Fiber Can Help Fight Diabetes!
The number of newly diagnosed cases of Type 2 diabetes is rising at an alarming rate. Some health care professionals attribute this in part to excess weight resulting from a number of factors including a poor diet which features an abundance of calories, inadequate intake of fiber, and a lack of exercise.
If diabetes threatens to curtail your plans for a longer and healthy life, you can do something about it. Some studies have shown that fiber not only can assist with diabetes management but with regard to the Type 2 variety, it can help to deter its onset!
If your fiber intake is less than 25 grams daily, gradually increase your dietary sources to reach the recommended 25-35 grams range. This week commit yourself to trying (and incorporating) one new fiber source into your daily intake. Keep in mind that a fiber intake of 25-35 grams is a general recommendation for healthy individuals.
An easy way to increase your fiber intake is to start each day with a bowl of oatmeal topped with fruit and nuts. Each 1/2 cup of dry oats provides 4 grams of fiber with 2 tablespoons of walnuts adding 2 more grams. Fruit, depending on the variety and amount, can enhance fiber intake by another 1-3 grams. As a comparison, one cup of corn flakes or crispy rice cereal provides less than 1 gram of fiber.
Not an oatmeal lover? Look for other opportunities during your day to include whole grains, legumes, fruit, vegetables, and nuts. Depending on the quantity of bread you eat in a day, whole grain bread can be a significant source of fiber in your diet. Fiber ranges from less than 1 gram in many white varieties to 5 grams or more in some whole grain varieties. Don't make the mistake of assuming that all breads claiming to be whole grain on the label or appear brownish in color are fiber rich. Confirm the fiber content on the label before you purchase it.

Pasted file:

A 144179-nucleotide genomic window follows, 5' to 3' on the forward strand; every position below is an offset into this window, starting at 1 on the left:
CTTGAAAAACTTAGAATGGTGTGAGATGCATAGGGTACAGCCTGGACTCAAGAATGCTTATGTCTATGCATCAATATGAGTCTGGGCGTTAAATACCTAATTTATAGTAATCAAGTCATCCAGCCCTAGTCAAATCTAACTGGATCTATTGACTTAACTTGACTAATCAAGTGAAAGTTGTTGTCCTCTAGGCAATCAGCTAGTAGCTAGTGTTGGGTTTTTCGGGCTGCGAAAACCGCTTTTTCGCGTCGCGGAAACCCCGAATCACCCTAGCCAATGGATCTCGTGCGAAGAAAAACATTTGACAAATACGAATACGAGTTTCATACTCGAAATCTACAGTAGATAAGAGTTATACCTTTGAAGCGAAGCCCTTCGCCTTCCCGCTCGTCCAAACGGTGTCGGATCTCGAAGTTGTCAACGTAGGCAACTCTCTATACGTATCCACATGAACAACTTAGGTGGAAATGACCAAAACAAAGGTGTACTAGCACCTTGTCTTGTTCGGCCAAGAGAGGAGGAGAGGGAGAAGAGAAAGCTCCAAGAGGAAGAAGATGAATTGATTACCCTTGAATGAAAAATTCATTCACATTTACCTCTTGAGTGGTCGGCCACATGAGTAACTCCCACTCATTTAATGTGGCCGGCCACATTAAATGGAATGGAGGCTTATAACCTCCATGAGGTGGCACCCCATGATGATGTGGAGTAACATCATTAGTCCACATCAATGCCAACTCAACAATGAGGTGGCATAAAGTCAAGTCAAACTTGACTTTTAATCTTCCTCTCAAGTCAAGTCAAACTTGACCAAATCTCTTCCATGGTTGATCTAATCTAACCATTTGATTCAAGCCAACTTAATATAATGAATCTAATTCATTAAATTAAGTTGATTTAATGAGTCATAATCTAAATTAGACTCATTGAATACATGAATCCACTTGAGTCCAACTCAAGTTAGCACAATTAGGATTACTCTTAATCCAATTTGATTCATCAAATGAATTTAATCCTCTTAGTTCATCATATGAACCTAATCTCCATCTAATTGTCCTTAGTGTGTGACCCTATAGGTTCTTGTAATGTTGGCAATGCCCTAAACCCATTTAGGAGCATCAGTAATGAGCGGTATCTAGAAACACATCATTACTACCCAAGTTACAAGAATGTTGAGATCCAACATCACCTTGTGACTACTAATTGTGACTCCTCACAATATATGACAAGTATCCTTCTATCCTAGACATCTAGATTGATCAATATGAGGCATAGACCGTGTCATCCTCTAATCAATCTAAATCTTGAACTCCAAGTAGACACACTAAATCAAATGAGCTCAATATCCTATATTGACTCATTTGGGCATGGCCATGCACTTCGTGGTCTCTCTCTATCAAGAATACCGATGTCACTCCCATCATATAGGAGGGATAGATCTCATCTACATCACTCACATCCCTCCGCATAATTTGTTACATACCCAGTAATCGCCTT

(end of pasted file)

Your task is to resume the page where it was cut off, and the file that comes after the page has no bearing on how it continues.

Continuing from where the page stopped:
Lunch can make a significant contribution to your fiber intake. If you are a sandwich person, add a cup of hearty soup with vegetables, barley or kidney beans, and you're upping that fiber by a few more notches. If you prefer to partake of the salad bar, additional fiber opportunities abound such as fresh vegetables and legumes, including garbanzo, kidney, and black beans, sunflower seeds, and brown and wild rice.
Besides, let me fill you in on a little secret. Humans have eaten carrot and celery sticks and survived! Yes, I know it's very hard to believe but rabbit food can be consumed by homo sapiens without causing immediate death. Many people in the United States and especially in the United Kingdom seem to believe that raw vegetables are only fit for livestock, but when you dip a nice, cold, crisp carrot stick into a delectable aioli dip, or spread some gorgonzola or blue stilton onto a celery shaft and chew down, you might not only find that you can eat it, but it's actually quite delicious. Not to mention a huge contributor to your daily fiber intake!
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